How to Install Adobe Flash on Android Lollipop 5.0/5.0.1/5.0.2

Download and Install Flash Player on Android Lollipop 5.0/5.0.1/5.0.2Download and Install Flash Player on Android Lollipop 5.0/5.0.1/5.0.2 – The primary reason why I got an Android phone was the fact that it supported Adobe Flash – well, at least up until Android 4.1. That software update was the death knell of Flash on mobile devices. The thing is that a lot of websites still use the platform. One great example is It has games that run great on tablets or even your regular smartphones. What are gamers and power users to do with Adobe ironically closing off support for Flash on a supposedly ‘open’ platform? Well, the great thing is that there are still ways to force Flash on your Android smartphone running on 4.1 Jelly Bean as well as 5.0/5.0.1/5.0.2 Lollipop.

install flash on android lollipop

Flashfox loading, a website running entirely on Flash.


Should I Install Flash on My Android Phone?

Before we proceed with the steps though, you should know about the advantages and disadvantages of having Flash enabled on your Android phone.


– A lot of websites still use, and work best with Flash (Youtube as well as BBC iPlayer).

– You can play games even without downloading an app so long as you have Flash and a supported browser installed on your mobile device.

– Most mobile devices right now have x86 processors (like the Intel Z3000 Series), which also happen to be the platforms that Flash was optimized to run on.


– There’s a possibility that mobile devices that use older and/or ARM-based processors would have their batteries drained easily.

Download and Install Flash Player on Android Lollipop

Option 1 – Enabling Flash Support without Root

Unlike most hacks or tricks, there’s no need for you to root your Android phone in order to be able to install and use Flash. There are actually a lot of popular methods for getting it to work on mobile devices. For this article, we’ll be detailing just two that we’ve found worked without any issues. The first is by using the Puffin browser while the second is by using Flashfox/Flashfox Pro (both applications are available for download on the Google Play Store).

Google Play


The Puffin browser is really easy to use but Flash support is only free for the first 14 days once it’s installed on your device. Flashfox is similar to Puffin but you can use it for free provided you’re okay with ads popping up at random.

Option 2 – Manually Installing the Flash APK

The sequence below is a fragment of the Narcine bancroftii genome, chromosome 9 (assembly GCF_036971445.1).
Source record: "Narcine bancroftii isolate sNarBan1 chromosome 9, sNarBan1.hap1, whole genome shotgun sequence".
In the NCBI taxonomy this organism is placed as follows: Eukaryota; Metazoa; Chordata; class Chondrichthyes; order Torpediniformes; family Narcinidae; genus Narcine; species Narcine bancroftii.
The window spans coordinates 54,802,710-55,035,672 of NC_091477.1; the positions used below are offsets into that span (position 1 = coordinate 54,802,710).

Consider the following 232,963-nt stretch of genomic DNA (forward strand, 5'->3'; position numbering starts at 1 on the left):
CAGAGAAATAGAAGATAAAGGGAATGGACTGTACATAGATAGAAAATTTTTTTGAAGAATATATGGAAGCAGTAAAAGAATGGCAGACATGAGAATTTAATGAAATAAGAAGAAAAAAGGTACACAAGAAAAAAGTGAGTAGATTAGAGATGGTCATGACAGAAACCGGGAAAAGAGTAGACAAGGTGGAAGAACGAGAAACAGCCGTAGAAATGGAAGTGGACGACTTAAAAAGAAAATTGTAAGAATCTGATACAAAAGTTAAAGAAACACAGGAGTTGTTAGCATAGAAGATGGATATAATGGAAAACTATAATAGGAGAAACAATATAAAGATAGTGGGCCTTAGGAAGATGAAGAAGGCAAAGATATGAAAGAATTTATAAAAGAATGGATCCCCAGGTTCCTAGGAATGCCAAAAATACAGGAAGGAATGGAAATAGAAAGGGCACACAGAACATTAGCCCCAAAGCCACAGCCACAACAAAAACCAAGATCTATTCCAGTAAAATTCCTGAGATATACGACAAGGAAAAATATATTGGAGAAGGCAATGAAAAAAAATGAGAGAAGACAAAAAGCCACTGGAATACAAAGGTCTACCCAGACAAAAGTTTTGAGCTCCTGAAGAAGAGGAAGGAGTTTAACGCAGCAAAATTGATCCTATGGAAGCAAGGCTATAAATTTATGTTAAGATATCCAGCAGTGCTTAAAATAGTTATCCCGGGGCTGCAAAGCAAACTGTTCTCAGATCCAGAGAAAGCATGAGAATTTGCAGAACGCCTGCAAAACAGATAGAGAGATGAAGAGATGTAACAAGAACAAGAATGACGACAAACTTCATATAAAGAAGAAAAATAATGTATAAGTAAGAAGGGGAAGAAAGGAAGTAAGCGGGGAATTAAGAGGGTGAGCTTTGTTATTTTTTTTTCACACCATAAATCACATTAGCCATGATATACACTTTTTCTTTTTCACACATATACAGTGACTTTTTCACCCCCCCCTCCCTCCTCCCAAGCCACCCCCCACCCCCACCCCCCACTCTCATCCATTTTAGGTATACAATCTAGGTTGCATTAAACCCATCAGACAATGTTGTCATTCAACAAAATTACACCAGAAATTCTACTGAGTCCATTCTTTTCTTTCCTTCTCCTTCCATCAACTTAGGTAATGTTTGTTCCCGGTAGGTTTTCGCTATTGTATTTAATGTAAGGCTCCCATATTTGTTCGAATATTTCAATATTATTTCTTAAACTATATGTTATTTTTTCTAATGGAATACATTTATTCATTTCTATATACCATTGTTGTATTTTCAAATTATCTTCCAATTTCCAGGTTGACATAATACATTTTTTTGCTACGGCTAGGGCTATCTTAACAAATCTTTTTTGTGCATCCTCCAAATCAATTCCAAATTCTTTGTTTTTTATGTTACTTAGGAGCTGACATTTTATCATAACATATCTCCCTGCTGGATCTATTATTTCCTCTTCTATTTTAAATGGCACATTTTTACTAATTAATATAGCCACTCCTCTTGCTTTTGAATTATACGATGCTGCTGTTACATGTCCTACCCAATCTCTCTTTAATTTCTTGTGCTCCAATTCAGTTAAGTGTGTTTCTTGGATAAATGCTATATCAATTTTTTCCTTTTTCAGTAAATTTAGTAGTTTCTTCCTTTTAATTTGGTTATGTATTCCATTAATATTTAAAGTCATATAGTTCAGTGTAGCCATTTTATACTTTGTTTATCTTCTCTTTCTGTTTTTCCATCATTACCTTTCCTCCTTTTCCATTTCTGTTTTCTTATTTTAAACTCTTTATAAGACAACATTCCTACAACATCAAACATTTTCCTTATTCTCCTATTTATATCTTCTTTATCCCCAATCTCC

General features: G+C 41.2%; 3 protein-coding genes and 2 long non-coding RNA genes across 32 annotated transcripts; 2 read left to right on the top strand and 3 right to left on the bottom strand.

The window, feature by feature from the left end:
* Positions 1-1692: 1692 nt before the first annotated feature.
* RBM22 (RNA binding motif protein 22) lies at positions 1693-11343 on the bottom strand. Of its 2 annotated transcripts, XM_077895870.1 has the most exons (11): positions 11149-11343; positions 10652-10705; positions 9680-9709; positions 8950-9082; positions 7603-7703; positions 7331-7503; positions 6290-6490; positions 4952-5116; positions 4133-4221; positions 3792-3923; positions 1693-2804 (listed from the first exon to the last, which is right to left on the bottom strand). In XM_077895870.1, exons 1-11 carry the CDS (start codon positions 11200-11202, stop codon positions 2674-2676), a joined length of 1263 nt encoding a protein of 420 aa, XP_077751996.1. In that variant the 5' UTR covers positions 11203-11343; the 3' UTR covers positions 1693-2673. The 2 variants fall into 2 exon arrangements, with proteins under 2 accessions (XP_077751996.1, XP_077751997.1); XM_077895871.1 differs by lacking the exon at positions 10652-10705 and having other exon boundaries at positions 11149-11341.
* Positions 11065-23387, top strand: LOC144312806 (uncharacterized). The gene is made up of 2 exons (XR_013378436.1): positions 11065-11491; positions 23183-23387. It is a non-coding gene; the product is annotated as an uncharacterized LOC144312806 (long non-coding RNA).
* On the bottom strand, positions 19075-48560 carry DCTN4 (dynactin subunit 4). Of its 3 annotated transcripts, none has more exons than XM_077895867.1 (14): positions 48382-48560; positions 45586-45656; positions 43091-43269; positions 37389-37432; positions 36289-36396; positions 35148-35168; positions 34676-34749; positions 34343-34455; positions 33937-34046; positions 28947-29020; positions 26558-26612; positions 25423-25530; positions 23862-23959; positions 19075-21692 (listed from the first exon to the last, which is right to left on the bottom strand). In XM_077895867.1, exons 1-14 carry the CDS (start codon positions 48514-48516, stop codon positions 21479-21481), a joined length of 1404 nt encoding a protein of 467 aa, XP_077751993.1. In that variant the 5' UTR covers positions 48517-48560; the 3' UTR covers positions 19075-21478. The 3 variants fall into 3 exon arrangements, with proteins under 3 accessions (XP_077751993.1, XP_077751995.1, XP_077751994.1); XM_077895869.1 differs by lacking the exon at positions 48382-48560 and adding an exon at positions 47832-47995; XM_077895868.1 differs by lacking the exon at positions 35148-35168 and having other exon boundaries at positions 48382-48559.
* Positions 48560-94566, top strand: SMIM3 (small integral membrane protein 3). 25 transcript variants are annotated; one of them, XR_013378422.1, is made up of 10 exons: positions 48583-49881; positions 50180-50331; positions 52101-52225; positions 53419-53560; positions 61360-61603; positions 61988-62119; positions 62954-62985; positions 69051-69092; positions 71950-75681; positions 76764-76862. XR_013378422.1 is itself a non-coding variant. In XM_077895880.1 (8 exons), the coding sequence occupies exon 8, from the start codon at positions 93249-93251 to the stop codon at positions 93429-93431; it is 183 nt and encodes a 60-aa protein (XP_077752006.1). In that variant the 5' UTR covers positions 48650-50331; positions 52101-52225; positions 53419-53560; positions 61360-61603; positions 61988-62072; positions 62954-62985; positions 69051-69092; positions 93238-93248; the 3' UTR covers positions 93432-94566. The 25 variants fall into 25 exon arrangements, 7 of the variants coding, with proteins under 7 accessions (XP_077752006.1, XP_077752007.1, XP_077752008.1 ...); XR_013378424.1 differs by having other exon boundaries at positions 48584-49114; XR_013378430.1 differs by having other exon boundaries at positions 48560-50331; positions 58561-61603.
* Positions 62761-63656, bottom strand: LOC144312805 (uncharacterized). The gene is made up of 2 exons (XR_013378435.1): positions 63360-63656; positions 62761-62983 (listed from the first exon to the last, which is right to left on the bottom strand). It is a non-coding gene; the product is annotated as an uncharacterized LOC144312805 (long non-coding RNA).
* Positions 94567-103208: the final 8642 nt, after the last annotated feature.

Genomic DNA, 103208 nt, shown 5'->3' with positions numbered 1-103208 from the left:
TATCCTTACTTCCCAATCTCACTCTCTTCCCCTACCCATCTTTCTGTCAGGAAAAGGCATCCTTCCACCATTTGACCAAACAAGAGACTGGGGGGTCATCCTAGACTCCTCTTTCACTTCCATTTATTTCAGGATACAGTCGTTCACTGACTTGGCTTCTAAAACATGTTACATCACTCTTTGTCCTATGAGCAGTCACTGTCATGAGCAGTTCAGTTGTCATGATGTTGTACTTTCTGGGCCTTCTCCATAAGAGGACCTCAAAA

For now, you might want to just use Flashfox since it’s the only one that we’ve verified to work well on Lollipop (as well as with Jelly Bean and Kit Kat). If you want to manually install the Flash apk, then that might require a little effort on your part.

To do this, you’ll first need to download the latest Flash apk from the official Adobe site.

Before you install the apk, make sure you allow your phone the option to install from unknown sources (settings – security – allow unknown sources).install-flash-android

Locate the apk on your mobile device to start the installation process.

Once the apk is installed, make sure to download either Flashfox or Mozilla Firefox on your mobile device. You can then enable Flash on these browsers’ settings so that you can access content from sites like Miniclip. The apparent drawback of this method though is that it is not guaranteed to work on older versions of Android (Jelly Bean and Kit Kat). There’s also the possibility that it will get patched in succeeding Lollipop updates.


There are obvious trade-offs for having Flash enabled on your Android device. First would be the hit your battery might take due to how resource intensive the technology is for ARM processors. Next would be the fact that although there are still a lot of Flash websites around, most developers are moving on to HTML5 as a cross-platform solution. If you’re really intent on getting Flash running on your Android Lollipop mobile device, I’d personally recommend using Flashfox. Not only is it easy to install but it works on a wider range of devices than most of the other apps/methods we discussed earlier. However, I would caution using it as your main browser to ensure that you don’t deplete your phone’s battery too quickly.

James Inovejas

James Inovejas

I am in a love-hate relationship with games. If a game catches my eye, I make sure that I get to play it. The problem now is that I have too many games but so little time to play them! My current backlog (Steam and Android games) is at an all time high.

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